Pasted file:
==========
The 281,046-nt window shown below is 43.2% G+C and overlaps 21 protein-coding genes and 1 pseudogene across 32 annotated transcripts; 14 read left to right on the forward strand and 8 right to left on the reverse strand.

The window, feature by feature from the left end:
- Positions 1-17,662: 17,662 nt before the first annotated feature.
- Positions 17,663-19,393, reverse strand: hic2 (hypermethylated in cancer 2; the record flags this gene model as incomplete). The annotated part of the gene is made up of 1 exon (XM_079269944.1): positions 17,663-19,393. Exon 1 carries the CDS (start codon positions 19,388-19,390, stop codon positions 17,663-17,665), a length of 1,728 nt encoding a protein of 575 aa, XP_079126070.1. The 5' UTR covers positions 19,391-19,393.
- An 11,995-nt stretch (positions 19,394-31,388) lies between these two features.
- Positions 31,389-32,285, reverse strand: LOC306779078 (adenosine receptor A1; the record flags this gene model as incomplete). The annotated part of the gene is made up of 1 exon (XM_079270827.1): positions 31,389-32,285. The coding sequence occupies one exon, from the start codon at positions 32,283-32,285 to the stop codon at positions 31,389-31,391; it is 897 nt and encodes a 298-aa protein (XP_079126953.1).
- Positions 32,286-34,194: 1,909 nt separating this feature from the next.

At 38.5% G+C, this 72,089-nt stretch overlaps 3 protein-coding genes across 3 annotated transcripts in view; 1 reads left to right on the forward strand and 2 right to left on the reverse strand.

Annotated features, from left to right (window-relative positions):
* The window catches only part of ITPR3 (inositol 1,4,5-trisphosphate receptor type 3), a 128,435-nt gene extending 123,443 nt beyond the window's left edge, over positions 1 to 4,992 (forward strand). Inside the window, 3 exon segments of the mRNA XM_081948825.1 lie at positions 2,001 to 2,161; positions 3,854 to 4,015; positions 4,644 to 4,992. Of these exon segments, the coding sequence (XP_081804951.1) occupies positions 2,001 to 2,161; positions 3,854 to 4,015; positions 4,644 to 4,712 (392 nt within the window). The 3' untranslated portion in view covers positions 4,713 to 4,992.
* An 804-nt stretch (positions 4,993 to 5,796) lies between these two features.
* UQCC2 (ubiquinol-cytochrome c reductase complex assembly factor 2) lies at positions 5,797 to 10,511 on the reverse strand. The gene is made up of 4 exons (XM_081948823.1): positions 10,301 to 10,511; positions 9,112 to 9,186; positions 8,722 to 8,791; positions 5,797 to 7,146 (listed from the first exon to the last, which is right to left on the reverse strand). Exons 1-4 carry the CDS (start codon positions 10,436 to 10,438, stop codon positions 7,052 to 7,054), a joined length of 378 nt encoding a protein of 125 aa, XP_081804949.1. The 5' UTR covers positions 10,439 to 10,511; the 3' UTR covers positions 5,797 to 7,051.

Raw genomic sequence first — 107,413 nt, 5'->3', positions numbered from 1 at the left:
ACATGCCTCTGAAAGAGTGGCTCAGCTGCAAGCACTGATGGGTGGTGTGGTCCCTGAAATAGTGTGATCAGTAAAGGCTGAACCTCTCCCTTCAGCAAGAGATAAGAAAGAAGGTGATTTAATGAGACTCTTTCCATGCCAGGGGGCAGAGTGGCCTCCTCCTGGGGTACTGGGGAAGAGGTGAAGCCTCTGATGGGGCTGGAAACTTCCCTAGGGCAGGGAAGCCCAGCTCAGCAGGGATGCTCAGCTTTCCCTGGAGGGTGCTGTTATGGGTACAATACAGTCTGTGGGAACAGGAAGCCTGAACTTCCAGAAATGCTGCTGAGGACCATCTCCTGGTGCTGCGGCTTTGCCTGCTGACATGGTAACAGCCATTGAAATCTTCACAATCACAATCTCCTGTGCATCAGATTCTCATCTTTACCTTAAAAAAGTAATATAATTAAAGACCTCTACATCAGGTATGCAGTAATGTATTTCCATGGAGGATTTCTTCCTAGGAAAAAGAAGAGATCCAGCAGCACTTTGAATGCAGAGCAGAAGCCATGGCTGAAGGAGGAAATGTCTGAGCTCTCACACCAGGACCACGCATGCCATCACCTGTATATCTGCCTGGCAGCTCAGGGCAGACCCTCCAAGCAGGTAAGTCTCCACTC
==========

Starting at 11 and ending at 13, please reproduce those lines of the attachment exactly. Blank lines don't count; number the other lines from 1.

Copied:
* An 804-nt stretch (positions 4,993 to 5,796) lies between these two features.
* UQCC2 (ubiquinol-cytochrome c reductase complex assembly factor 2) lies at positions 5,797 to 10,511 on the reverse strand. The gene is made up of 4 exons (XM_081948823.1): positions 10,301 to 10,511; positions 9,112 to 9,186; positions 8,722 to 8,791; positions 5,797 to 7,146 (listed from the first exon to the last, which is right to left on the reverse strand). Exons 1-4 carry the CDS (start codon positions 10,436 to 10,438, stop codon positions 7,052 to 7,054), a joined length of 378 nt encoding a protein of 125 aa, XP_081804949.1. The 5' UTR covers positions 10,439 to 10,511; the 3' UTR covers positions 5,797 to 7,051.

Raw genomic sequence first — 107,413 nt, 5'->3', positions numbered from 1 at the left: